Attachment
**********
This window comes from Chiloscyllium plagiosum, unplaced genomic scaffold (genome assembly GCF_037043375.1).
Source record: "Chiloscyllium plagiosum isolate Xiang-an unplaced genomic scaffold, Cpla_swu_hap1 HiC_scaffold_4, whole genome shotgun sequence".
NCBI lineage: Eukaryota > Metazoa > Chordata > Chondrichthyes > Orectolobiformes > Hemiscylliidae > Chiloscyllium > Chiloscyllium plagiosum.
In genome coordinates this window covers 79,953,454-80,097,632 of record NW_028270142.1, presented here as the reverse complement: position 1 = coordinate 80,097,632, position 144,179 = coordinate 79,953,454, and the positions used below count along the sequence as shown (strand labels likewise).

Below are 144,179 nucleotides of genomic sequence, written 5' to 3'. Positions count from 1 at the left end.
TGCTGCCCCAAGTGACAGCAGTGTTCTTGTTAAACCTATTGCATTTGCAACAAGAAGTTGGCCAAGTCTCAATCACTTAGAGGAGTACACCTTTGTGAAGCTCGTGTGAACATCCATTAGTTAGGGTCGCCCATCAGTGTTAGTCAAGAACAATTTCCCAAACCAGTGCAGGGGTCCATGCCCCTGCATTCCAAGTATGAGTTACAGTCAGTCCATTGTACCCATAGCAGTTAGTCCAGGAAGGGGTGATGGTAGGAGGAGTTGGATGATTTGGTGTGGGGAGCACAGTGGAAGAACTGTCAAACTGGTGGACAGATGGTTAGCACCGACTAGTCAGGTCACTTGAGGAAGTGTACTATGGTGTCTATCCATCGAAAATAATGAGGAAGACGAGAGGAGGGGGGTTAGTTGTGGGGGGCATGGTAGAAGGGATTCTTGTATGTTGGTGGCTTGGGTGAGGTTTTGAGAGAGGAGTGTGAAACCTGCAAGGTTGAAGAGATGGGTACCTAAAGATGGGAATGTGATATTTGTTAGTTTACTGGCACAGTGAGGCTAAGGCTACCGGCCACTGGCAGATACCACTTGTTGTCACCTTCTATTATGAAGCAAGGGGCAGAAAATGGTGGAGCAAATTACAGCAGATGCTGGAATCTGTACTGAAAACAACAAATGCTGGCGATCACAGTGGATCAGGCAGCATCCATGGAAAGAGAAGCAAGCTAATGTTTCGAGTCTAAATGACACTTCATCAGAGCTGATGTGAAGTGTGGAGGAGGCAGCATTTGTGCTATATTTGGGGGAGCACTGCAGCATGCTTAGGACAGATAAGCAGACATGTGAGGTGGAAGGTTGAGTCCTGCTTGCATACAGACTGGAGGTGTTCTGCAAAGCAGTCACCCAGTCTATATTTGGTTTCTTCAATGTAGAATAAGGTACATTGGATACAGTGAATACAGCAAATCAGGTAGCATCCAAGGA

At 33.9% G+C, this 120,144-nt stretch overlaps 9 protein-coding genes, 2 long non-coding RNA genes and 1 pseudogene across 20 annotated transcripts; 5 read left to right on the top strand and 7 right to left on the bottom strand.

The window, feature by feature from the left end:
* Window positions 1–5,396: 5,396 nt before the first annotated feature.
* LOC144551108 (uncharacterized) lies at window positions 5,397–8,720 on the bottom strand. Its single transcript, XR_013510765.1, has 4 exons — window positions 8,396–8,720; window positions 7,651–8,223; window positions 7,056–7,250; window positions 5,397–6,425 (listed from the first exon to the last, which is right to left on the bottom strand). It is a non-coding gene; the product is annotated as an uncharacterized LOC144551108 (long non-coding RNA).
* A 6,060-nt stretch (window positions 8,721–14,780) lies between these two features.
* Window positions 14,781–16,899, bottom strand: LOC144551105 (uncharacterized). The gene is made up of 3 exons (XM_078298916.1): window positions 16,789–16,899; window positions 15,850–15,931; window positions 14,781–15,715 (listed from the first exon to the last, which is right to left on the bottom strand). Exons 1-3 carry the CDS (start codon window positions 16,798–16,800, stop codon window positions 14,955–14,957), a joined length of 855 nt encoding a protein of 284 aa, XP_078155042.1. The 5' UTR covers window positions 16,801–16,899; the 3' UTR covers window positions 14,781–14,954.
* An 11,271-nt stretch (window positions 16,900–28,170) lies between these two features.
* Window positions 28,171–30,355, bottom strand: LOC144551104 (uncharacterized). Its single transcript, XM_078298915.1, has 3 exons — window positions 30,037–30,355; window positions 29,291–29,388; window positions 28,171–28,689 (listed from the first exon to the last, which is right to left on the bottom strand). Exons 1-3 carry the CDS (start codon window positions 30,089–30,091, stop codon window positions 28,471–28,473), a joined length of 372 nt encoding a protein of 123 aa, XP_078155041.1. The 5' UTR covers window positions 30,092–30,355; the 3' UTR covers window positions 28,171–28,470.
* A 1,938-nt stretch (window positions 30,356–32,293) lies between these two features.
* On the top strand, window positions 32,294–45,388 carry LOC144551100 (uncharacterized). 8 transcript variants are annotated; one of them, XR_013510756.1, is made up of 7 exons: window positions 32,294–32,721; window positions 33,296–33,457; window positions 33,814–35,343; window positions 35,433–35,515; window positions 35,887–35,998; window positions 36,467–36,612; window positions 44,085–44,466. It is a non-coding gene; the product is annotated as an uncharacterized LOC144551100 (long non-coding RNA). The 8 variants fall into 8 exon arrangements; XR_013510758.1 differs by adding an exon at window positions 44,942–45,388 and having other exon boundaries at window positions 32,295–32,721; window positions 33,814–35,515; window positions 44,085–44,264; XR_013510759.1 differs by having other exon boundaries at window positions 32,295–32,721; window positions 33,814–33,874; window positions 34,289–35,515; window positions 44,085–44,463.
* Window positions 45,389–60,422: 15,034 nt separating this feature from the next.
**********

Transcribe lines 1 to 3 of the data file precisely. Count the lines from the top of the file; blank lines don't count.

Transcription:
This window comes from Chiloscyllium plagiosum, unplaced genomic scaffold (genome assembly GCF_037043375.1).
Source record: "Chiloscyllium plagiosum isolate Xiang-an unplaced genomic scaffold, Cpla_swu_hap1 HiC_scaffold_4, whole genome shotgun sequence".
NCBI lineage: Eukaryota > Metazoa > Chordata > Chondrichthyes > Orectolobiformes > Hemiscylliidae > Chiloscyllium > Chiloscyllium plagiosum.